Thursday, 18 June 2015


My 1998 BBC six-part radio series, Disney's Women, celebrating Walt Disney's leading ladies which I originally co-presented with Walt's daughter, the late Diane Disney Miller, is currently being re-broadcast as three one-hour programmes on BBC Radio 2.

Diane and I discuss all those famous Disney heroines – Snow White, Cinderella, Alice in Wonderland, Mary Poppins, Ariel and Belle (oh, yes, and not forgetting Minnie Mouse!) – as well those wicked queens, cruel stepmothers and other menacing villainesses, such as the dalmatian-fur-obsessed Cruella de Vil! The series also explores the importance and influence of Walt's mother, Flora Disney, his wife, Lillian and their two daughters.

In addition to my co-presenter, many of those whom I interviewed for the series are, sadly, no longer with us  which gives it an added poignancy to the programmes as well as providing a remarkable archive of the women (and men!) who were responsible for the memorable female characters in Disney movies: among the role-call of the departed are artists and animators, Marc Davis, John Hench, Joe Grant, Frank Thomas and Ollie Johnston, Disney executive, Roy E Disney and biographer Bob Thomas and my dear friend and most intuitive of Disney historians, Robin Allan.

The series – produced by my good pal and colleague, Malcolm Prince – examines the work of artists Mary Blair and Alice Davis as well as featuring the work of the singers and actresses who gave voice (and sometimes provided live-action inspiration) for the Disney ladies from Adriana Caselotti (Snow White), Ilene Woods (Cinderella) and Katherine Beaumont (Alice and Wendy) to Jodi Benson (Ariel) and Ming-Na Wen (Mulan). There are also contributions from Richard M Sherman, who with his late brother, Robert B Sherman, wrote the songbook of '60s childhood and, of course, Dame Julie Andrews who sang some of their most famous songs!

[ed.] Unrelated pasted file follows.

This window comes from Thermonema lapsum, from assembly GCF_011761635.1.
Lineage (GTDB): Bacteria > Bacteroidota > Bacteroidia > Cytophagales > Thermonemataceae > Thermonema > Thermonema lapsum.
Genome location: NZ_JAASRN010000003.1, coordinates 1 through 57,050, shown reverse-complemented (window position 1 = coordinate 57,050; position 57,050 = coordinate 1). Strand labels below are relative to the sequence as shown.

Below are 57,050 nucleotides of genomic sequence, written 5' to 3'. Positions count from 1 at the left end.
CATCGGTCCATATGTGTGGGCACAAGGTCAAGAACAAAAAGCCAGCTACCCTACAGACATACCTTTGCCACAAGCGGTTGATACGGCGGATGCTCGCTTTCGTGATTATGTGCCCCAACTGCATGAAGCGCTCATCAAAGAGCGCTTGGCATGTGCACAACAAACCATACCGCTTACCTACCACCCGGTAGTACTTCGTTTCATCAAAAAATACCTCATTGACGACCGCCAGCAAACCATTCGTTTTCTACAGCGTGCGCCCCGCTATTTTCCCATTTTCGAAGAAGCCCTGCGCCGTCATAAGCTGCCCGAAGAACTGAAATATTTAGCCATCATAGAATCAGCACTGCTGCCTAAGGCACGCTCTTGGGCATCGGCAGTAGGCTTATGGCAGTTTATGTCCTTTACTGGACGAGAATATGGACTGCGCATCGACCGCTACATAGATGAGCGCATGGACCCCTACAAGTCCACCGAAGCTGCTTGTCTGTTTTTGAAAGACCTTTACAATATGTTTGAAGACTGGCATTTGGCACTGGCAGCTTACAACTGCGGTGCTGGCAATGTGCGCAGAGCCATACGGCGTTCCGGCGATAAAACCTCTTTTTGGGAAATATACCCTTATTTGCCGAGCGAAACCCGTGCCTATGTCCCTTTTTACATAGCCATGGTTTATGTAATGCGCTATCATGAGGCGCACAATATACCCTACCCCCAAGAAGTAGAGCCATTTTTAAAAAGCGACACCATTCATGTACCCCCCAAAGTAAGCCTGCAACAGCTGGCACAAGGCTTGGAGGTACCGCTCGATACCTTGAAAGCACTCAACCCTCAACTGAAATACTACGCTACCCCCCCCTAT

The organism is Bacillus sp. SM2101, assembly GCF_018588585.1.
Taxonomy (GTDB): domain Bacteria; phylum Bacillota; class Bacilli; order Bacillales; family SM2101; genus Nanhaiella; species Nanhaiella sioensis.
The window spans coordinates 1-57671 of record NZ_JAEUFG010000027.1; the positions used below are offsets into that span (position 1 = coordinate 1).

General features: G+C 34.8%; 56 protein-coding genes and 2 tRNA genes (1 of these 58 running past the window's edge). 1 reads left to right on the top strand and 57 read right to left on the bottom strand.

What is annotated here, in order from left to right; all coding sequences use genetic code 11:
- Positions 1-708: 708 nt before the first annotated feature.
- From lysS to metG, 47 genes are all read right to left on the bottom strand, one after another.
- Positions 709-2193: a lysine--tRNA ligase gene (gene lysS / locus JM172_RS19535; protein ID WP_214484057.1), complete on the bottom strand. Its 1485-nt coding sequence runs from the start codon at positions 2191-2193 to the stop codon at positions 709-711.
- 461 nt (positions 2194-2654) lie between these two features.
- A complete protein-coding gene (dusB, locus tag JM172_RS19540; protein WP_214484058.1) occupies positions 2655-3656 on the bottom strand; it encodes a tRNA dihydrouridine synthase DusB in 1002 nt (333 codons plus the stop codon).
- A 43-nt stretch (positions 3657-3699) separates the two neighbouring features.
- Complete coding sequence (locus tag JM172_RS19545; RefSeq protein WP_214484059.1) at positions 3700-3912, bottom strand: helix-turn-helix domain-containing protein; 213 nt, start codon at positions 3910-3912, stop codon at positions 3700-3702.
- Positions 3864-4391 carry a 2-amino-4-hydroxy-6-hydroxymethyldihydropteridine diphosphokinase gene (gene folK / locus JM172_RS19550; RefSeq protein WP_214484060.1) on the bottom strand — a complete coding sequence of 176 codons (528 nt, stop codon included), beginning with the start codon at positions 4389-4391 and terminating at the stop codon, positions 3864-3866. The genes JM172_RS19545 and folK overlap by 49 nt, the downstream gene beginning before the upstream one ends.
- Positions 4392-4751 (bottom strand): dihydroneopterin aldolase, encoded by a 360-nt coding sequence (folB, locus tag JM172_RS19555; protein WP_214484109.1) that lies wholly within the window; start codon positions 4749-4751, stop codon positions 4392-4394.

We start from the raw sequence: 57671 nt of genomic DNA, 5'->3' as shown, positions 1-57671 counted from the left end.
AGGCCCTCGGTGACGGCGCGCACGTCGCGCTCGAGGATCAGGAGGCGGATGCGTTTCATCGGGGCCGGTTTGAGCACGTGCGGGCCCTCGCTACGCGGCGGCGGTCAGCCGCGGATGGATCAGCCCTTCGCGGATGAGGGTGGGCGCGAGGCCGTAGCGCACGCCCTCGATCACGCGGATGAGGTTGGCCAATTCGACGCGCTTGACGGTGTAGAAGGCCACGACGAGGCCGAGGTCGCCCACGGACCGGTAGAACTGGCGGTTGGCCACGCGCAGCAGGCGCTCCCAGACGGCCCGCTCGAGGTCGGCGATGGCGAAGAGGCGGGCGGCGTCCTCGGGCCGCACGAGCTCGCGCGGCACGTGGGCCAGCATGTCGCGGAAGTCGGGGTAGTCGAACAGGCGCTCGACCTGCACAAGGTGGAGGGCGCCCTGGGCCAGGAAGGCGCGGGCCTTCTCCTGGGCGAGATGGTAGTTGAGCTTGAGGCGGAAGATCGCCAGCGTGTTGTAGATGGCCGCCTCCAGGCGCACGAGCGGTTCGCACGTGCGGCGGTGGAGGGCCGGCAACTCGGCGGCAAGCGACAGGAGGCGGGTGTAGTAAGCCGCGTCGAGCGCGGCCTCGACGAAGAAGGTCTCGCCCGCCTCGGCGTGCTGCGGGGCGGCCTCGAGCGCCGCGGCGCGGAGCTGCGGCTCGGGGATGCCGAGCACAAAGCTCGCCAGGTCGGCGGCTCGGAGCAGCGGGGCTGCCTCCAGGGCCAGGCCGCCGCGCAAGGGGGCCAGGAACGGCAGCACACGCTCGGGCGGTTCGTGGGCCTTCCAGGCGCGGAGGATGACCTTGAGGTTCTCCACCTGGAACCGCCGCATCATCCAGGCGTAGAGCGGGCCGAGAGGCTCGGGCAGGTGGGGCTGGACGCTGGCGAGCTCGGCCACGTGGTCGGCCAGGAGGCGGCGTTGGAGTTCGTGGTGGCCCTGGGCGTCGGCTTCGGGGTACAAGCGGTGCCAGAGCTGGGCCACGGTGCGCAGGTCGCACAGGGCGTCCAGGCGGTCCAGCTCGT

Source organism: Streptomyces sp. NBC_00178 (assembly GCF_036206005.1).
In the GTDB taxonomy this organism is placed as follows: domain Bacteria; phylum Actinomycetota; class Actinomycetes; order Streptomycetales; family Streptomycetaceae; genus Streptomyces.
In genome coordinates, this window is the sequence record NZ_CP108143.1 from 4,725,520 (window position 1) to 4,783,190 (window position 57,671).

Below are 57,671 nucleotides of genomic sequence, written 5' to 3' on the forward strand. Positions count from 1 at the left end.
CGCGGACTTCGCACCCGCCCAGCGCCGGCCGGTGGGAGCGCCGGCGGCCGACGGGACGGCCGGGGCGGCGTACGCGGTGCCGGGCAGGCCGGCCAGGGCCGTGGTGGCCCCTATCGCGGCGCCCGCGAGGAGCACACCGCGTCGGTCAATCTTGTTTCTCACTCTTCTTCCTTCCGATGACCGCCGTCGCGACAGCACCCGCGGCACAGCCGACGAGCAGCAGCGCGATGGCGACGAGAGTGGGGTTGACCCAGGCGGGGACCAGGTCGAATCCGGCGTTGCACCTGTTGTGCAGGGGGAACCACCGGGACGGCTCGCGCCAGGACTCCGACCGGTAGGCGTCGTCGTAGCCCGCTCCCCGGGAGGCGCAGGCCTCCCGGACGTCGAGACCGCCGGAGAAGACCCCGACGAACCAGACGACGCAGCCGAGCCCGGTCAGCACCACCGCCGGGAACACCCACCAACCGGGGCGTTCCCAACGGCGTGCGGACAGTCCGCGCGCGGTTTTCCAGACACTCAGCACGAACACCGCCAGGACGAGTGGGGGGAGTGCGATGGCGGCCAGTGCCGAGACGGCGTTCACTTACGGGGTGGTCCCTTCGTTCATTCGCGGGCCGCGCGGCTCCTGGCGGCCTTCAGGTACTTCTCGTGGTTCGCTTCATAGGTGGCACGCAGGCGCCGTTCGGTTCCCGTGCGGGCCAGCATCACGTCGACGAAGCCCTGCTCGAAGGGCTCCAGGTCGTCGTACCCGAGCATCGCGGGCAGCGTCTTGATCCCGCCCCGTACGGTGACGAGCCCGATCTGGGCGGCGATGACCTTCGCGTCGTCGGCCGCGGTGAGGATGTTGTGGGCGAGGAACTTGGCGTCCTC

Disney's Women is being broadcast on BBC Radio 2 on Tuesday evenings at 10:00 pm and episodes are available afterwards on BBC iPlayer for 30 days.

You will find current listening details here

A common comment that I receive when an old programme of mine such as this gets repeated runs along the lines of: 'More cash rolling into the Sibley coffers, courtesy of the BBC!' Oh, if only they knew: this series would not normally carry any repeat fee, but – on this occasion – only because I had to go into Broadcasting House to record updated the opening and closing announcements, I will be getting the princely sum of £200!

Ah, well, never mind, at least it's nice to know that people will get a chance to hear again what was once a regular radio voice...

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